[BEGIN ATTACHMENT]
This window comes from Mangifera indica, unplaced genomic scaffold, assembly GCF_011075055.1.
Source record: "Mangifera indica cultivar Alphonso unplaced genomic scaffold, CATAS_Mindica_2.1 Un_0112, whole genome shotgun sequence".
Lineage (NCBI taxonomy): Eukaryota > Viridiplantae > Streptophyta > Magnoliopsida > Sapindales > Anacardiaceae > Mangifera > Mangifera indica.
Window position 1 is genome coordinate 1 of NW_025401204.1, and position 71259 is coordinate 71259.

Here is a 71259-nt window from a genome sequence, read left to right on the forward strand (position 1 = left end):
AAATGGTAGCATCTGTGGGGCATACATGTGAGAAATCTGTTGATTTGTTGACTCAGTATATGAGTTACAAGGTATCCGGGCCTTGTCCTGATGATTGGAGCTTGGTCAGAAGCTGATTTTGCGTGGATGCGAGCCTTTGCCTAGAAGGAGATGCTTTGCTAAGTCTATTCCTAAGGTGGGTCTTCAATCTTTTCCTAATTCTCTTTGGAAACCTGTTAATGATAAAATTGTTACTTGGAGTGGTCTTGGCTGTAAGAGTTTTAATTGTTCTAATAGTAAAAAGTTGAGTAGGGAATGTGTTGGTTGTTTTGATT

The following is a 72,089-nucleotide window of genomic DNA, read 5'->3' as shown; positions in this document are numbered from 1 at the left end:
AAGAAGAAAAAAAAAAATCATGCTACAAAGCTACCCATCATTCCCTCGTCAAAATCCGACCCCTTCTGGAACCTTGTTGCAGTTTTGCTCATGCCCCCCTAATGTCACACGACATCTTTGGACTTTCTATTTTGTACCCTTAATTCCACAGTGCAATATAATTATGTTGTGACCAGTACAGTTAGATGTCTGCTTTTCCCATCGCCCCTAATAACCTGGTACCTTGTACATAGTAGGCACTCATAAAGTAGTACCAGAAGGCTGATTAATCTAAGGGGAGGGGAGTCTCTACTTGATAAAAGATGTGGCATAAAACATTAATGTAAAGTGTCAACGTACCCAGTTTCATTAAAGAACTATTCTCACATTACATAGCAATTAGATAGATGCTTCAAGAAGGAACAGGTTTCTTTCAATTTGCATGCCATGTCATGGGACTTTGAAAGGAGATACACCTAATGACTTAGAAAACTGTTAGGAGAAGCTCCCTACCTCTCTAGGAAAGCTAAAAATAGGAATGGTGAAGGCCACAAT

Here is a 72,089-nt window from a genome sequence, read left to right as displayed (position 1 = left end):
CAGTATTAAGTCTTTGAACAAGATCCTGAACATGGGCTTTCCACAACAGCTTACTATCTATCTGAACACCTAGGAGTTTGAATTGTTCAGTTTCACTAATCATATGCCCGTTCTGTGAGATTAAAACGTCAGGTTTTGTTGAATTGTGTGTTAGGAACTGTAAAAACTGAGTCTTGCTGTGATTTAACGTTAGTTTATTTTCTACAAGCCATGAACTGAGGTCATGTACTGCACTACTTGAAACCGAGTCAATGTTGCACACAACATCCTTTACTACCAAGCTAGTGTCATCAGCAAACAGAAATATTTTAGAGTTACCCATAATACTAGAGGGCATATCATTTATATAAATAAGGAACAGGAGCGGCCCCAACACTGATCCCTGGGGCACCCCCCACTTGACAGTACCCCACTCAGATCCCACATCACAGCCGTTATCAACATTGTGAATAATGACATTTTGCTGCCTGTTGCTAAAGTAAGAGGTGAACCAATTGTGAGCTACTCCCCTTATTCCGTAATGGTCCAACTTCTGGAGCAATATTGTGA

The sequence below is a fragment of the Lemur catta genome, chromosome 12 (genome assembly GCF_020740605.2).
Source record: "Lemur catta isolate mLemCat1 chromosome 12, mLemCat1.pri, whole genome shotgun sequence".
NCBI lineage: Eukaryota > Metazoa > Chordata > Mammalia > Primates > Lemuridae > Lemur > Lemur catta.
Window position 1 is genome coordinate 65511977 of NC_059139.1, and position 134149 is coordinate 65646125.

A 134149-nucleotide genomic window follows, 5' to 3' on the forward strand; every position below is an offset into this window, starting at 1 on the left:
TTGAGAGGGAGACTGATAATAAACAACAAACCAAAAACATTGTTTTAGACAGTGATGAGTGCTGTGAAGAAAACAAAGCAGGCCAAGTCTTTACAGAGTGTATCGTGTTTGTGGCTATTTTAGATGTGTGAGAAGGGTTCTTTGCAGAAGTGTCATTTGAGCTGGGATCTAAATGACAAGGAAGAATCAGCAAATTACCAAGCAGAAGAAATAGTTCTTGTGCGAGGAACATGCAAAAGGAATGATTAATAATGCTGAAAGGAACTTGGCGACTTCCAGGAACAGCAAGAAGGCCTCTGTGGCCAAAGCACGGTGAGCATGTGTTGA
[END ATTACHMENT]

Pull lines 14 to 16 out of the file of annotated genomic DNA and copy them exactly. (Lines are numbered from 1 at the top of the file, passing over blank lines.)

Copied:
Window position 1 is genome coordinate 65511977 of NC_059139.1, and position 134149 is coordinate 65646125.

A 134149-nucleotide genomic window follows, 5' to 3' on the forward strand; every position below is an offset into this window, starting at 1 on the left:
TTGAGAGGGAGACTGATAATAAACAACAAACCAAAAACATTGTTTTAGACAGTGATGAGTGCTGTGAAGAAAACAAAGCAGGCCAAGTCTTTACAGAGTGTATCGTGTTTGTGGCTATTTTAGATGTGTGAGAAGGGTTCTTTGCAGAAGTGTCATTTGAGCTGGGATCTAAATGACAAGGAAGAATCAGCAAATTACCAAGCAGAAGAAATAGTTCTTGTGCGAGGAACATGCAAAAGGAATGATTAATAATGCTGAAAGGAACTTGGCGACTTCCAGGAACAGCAAGAAGGCCTCTGTGGCCAAAGCACGGTGAGCATGTGTTGA